Concorde001
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Britain To Agree To Open Skies...Strings Attached

Thu Mar 22, 2007 1:42 am

It looks like Britain is set to agree to EU-US Open Skies, but on the condition that the EU supports the following British amendments:

  • Implementation at LHR to be delayed until March 2008 so BA can move into T5
  • If US objections to EU ownership of American carriers are not lifted by 2010, the EU will automatically withdraw from and therefore terminate Open Skies, leading to a new round of negotiations.


EU ministers meet tomorrow to discuss EU-US Open Skies...let's see what happens!

Sources:
Daily Mail Group
Reuters UK

[Edited 2007-03-21 18:49:18]
 
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N328KF
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RE: Britain To Agree To Open Skies...Strings Attached

Thu Mar 22, 2007 1:45 am

Quoting Concorde001 (Thread starter):
Implementation at LHR to be delayed until March 2008 so BA can move into T5

This seems reasonable.

Quoting Concorde001 (Thread starter):
# If US objections to EU ownership of American carriers is not lifted by 2010, the EU will automatically withdraw from and therefore terminate Open Skies, leading to a new round of negotiations.

Does this come with reciprocity?
When they call the roll in the Senate, the Senators do not know whether to answer 'Present' or 'Not guilty.' -Theodore Roosevelt
 
Virgin747LGW
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RE: Britain To Agree To Open Skies...Strings Attached

Thu Mar 22, 2007 1:48 am

Quoting Concorde001 (Thread starter):
If US objections to EU ownership of American carriers is not lifted by 2010, the EU will automatically withdraw from and therefore terminate Open Skies, leading to a new round of negotiations.

I never understood why the US is so against this, i mean the UK let a company from a different country take over its major airports let alone its airlines! Obviously there should be some security from companies located in countries that the US is suspiscious of, but c'mon this is Virgin-based in the UK (americas closest ally) we are talking about! its ridiculous
 
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RE: Britain To Agree To Open Skies...Strings Attached

Thu Mar 22, 2007 1:58 am

Quoting Virgin747LGW (Reply 2):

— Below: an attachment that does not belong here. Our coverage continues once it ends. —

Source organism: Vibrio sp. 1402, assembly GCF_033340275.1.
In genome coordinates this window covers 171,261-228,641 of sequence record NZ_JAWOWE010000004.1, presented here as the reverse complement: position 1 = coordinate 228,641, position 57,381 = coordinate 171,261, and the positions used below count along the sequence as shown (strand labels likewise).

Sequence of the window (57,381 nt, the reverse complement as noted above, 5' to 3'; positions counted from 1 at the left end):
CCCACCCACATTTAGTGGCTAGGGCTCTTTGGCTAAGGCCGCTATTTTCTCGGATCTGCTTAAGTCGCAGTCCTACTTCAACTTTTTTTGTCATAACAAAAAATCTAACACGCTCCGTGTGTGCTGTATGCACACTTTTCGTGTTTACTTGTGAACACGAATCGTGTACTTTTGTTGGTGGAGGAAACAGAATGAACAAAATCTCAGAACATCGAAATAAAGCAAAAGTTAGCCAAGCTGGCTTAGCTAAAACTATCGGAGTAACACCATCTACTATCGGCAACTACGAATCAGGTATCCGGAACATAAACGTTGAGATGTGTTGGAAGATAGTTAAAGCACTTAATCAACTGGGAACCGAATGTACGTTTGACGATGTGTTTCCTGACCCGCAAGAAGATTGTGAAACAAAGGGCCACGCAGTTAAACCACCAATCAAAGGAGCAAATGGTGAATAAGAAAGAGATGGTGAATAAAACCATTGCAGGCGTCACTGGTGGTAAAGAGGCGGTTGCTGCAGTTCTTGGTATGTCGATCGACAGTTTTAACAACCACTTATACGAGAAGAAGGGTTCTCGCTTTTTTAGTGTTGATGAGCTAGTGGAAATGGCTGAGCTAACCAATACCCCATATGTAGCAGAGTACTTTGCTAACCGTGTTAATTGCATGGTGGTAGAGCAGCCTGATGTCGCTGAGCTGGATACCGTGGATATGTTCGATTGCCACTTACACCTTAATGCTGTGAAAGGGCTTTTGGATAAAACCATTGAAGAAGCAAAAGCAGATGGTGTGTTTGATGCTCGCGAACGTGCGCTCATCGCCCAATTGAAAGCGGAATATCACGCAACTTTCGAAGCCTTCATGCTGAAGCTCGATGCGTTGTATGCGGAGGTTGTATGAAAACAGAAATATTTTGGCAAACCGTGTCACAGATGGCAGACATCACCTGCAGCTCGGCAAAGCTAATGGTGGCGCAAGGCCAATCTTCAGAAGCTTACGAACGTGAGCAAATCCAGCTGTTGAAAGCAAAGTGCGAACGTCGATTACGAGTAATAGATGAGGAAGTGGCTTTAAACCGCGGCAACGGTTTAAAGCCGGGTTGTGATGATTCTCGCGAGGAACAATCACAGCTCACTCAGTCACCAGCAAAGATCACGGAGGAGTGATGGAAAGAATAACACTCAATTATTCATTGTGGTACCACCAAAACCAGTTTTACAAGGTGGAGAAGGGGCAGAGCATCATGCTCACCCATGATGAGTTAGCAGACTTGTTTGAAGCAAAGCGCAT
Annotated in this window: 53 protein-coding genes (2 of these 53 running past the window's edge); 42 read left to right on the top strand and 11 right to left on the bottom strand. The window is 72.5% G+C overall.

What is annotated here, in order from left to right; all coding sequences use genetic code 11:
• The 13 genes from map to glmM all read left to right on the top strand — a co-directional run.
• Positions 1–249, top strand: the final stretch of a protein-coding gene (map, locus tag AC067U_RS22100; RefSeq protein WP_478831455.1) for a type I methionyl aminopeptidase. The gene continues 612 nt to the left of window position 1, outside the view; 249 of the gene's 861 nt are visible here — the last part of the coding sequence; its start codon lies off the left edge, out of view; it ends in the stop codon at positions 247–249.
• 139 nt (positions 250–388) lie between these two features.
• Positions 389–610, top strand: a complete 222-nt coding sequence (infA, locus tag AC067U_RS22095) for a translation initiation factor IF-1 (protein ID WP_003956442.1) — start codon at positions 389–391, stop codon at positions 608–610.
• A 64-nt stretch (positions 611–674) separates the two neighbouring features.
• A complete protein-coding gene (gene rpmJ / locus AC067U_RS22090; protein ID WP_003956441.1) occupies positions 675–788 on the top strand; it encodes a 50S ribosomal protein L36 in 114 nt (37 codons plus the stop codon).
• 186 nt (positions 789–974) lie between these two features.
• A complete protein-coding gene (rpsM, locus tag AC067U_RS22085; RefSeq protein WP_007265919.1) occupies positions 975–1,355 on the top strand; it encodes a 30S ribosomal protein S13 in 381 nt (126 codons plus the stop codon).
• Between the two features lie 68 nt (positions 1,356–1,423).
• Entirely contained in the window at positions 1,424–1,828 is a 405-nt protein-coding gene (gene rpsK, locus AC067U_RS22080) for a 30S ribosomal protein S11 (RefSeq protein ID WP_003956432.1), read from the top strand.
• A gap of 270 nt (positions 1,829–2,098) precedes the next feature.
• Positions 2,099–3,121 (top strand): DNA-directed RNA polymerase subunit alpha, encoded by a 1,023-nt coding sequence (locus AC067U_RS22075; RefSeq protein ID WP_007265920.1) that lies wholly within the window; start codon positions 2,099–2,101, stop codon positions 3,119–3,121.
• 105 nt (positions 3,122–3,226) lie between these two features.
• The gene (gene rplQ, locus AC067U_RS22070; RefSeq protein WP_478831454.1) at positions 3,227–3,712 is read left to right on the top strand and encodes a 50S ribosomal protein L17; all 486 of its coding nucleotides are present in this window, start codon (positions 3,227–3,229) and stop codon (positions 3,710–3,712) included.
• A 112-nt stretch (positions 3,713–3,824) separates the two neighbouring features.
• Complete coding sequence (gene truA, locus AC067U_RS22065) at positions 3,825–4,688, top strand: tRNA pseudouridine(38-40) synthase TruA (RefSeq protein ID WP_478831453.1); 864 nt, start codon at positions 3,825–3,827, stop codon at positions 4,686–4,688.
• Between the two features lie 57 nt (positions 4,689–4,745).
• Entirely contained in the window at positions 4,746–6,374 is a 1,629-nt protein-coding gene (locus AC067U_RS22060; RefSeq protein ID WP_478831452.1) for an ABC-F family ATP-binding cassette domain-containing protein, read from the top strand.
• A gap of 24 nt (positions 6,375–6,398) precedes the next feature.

I never understood why the US is so against this, i mean the UK let a company from a different country take over its major airports let alone its airlines!

Interesting that you should cite that example. BAA Plc. owns and/or operates several U.S. airports, including PIT and IND. BAA is now owned by a Spanish company and the U.S. Government did not object.

Quoting Virgin747LGW (Reply 2):
Obviously there should be some security from companies located in countries that the US is suspiscious of, but c'mon this is Virgin-based in the UK (americas closest ally) we are talking about! its ridiculous

This has nothing to do with xenophobia or security concerns and everything to do with market protectionism.
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RE: Britain To Agree To Open Skies...Strings Attached

Thu Mar 22, 2007 2:06 am

[

Quoting N328KF (Reply 3):
This has nothing to do with xenophobia or security concerns and everything to do with market protectionism.

Why do US airlines need protecting? i think they re big and strong enough to do it themselves, just look at southwest i dont think anyone can stop them
 
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RE: Britain To Agree To Open Skies...Strings Attached

Thu Mar 22, 2007 2:09 am

Quoting Virgin747LGW (Reply 4):

Why do US airlines need protecting? i think they re big and strong enough to do it themselves, just look at southwest i dont think anyone can stop them

I'm not defending the practice. I think it would hasten the inevitable consolidation that is needed in North America. But some of the weaker players (and by this, I don't mean "smaller") might die off.
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RE: Britain To Agree To Open Skies...Strings Attached

Thu Mar 22, 2007 2:12 am

Quoting N328KF (Reply 5):
I'm not defending the practice. I think it would hasten the inevitable consolidation that is needed in North America. But some of the weaker players (and by this, I don't mean "smaller") might die off

so you agree that american carriers should be able to be owned by EU companies?
 
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RE: Britain To Agree To Open Skies...Strings Attached

Thu Mar 22, 2007 2:16 am

Quoting Virgin747LGW (Reply 6):
so you agree that american carriers should be able to be owned by EU companies?

Only if the converse is true, which currently is not.
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Virgin747LGW
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RE: Britain To Agree To Open Skies...Strings Attached

Thu Mar 22, 2007 2:18 am

Quoting N328KF (Reply 7):
Only if the converse is true, which currently is not.

sorry i didnt know rhat, i think it should be alllowed both ways as this will stop airlines hiding behind their governments and force them to compete, which can only be good for the passenger